Both the UK and India have been severely impacted by the COVID-19 pandemic. DBT and UKRI have made significant rapid investments in COVID-19 research in 2020 to intervene and further our understanding of this disease.
In recognition of the strong links between the UK and India, with the UK-Indian diaspora making up the largest ethnic minority group in the UK, DBT and UKRI have identified a unique opportunity to jointly support research focussed on mitigating the severity of COVID-19 in South Asian/Indian populations, through the study of related ethnic groups in different environments.
In the UK, emerging evidence shows that, after taking account of age and other sociodemographic factors, people from Black, Asian and Minority Ethnic (BAME) backgrounds are nearly twice as likely to die of COVID-19 than White people. The rates of COVID-19 mortality among males of Bangladeshi, Pakistani and Indian origin is far greater than those for similar White males.
The UK government and the UKRI COVID-19 Research and Innovation taskforce have prioritised research into understanding and addressing the unexplained increased mortality rates experienced by Black, Asian and Minority Ethnic communities.
There is an urgent need for more detailed data on why COVID-19 disproportionately impacts people from minority ethnic backgrounds in the UK, building the essential evidence base needed to make recommendations to decision makers and protect the health of these groups.
In July, MRC and the National Institute for Health Research announced the funding of six new projects to improve our understanding of the links between COVID-19 and ethnicity.
In November, ESRC will announce further projects to understand the reasons underpinning the vulnerability of minority ethnic groups to COVID-19.
In early September 2020, India became the country with the second highest number of cases in the world. India has a unique transmission dynamic due to early government nationwide lockdown interventions followed by a series of relaxations during a five-phase “unlock”.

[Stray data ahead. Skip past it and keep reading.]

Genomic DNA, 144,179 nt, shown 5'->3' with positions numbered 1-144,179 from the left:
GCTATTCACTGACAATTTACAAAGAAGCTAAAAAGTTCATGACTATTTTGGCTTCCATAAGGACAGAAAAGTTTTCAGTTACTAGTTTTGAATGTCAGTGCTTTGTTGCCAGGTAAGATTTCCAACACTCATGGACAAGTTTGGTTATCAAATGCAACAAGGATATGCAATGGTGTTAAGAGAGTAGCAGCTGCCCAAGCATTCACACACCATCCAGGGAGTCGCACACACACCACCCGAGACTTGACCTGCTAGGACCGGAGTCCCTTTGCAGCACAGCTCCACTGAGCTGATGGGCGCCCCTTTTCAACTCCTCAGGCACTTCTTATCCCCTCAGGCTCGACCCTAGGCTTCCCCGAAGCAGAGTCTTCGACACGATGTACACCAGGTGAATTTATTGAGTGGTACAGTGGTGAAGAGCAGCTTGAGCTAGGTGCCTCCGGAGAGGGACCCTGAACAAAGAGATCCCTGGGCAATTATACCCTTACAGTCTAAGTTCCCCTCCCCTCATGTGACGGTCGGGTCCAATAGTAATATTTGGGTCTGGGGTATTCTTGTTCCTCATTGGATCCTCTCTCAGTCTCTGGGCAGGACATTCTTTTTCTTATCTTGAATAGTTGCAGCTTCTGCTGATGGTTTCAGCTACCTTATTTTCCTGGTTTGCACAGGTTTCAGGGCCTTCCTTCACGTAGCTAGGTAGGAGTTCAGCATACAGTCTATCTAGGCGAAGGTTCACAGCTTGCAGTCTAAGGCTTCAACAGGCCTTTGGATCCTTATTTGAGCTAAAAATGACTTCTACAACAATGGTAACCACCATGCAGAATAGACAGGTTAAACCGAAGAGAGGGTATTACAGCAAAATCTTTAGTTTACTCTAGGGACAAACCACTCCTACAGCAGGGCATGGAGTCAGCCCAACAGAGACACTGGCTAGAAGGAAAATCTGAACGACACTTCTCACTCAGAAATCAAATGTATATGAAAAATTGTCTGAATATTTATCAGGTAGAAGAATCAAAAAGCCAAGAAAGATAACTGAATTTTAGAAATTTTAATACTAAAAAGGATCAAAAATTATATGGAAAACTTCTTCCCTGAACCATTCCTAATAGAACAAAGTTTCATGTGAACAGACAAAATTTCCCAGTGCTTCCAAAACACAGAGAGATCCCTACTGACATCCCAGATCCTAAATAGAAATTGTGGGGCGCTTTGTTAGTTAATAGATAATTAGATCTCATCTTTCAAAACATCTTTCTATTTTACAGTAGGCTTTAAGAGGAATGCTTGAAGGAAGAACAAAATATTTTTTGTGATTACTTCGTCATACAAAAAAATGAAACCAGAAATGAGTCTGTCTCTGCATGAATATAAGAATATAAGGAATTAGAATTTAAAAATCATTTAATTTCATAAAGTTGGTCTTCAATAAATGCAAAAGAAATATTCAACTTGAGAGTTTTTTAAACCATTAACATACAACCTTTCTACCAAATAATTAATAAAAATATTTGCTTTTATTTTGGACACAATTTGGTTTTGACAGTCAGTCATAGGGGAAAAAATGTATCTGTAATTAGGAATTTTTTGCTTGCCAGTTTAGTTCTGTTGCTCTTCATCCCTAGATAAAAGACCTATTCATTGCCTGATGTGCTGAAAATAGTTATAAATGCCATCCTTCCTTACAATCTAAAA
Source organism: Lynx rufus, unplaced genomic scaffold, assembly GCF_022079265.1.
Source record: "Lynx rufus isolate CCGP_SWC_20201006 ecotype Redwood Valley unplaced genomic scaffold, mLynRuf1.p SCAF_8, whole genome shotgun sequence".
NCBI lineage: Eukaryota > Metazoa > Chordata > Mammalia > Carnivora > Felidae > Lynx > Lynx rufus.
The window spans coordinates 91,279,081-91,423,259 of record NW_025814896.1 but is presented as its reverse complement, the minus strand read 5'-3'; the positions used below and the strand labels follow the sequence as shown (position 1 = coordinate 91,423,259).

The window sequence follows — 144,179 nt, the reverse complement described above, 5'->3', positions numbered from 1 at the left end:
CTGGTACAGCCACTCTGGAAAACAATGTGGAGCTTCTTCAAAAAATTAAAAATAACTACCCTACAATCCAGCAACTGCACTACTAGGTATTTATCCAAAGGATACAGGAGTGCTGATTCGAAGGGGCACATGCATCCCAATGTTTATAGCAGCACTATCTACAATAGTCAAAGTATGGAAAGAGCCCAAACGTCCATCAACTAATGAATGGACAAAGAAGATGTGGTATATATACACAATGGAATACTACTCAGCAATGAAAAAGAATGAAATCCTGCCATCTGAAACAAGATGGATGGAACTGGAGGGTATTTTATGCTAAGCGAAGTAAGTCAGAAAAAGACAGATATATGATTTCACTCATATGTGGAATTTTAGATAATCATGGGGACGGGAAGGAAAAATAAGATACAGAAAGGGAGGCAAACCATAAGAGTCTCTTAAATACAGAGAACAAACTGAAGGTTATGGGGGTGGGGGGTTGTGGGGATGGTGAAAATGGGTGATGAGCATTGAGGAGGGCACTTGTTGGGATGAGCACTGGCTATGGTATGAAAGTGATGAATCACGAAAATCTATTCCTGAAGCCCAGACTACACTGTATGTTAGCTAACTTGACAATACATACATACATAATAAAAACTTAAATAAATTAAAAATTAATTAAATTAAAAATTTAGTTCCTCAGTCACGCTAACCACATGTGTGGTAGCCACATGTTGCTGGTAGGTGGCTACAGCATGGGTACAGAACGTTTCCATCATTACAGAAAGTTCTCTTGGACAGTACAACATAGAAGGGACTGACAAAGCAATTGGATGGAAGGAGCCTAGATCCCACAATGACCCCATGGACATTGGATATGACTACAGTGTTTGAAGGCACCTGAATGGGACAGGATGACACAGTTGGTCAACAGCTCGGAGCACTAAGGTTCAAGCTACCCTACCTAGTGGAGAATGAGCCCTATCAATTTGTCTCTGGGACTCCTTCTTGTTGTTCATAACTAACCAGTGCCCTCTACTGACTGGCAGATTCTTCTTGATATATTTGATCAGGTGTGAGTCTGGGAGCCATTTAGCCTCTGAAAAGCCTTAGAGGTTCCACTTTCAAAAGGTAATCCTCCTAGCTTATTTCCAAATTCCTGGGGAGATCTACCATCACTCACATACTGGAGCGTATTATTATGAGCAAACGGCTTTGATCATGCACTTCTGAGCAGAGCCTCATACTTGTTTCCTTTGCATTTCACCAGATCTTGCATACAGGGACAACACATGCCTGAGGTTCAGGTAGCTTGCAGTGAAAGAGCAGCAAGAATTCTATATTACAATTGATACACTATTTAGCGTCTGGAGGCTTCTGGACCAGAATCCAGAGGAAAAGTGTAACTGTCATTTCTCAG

As of early October 2020, the COVID-19 mortality rate in India is around 1.6%. A similar trend has been observed in neighbouring South Asian countries such as Pakistan, Nepal, Bangladesh, and Sri Lanka, with COVID-19 mortality rates of 2.1%, 0.6%, 1.4%, and 0.4%, respectively.
The death rates in India appear proportionately lower than in the UK. It is important to understand the relevant underlying factors. Age, sex and pre-existing medical conditions have already been established as predictors of adverse COVID-19 outcomes, but the role of social and other environmental factors, as well as ethnicity, are less well understood.
The funders share the view that it is now timely to pool resources, and bring together the necessary funds and expertise, in order to support research that will underpin efforts to tackle the severity of the pandemic in the UK and India.
Through the UK-India COVID-19 partnership initiative, the funders aim to:
- support world-leading collaborative research teams focussed on mitigating the severity of COVID-19 in south Asian populations in the UK and India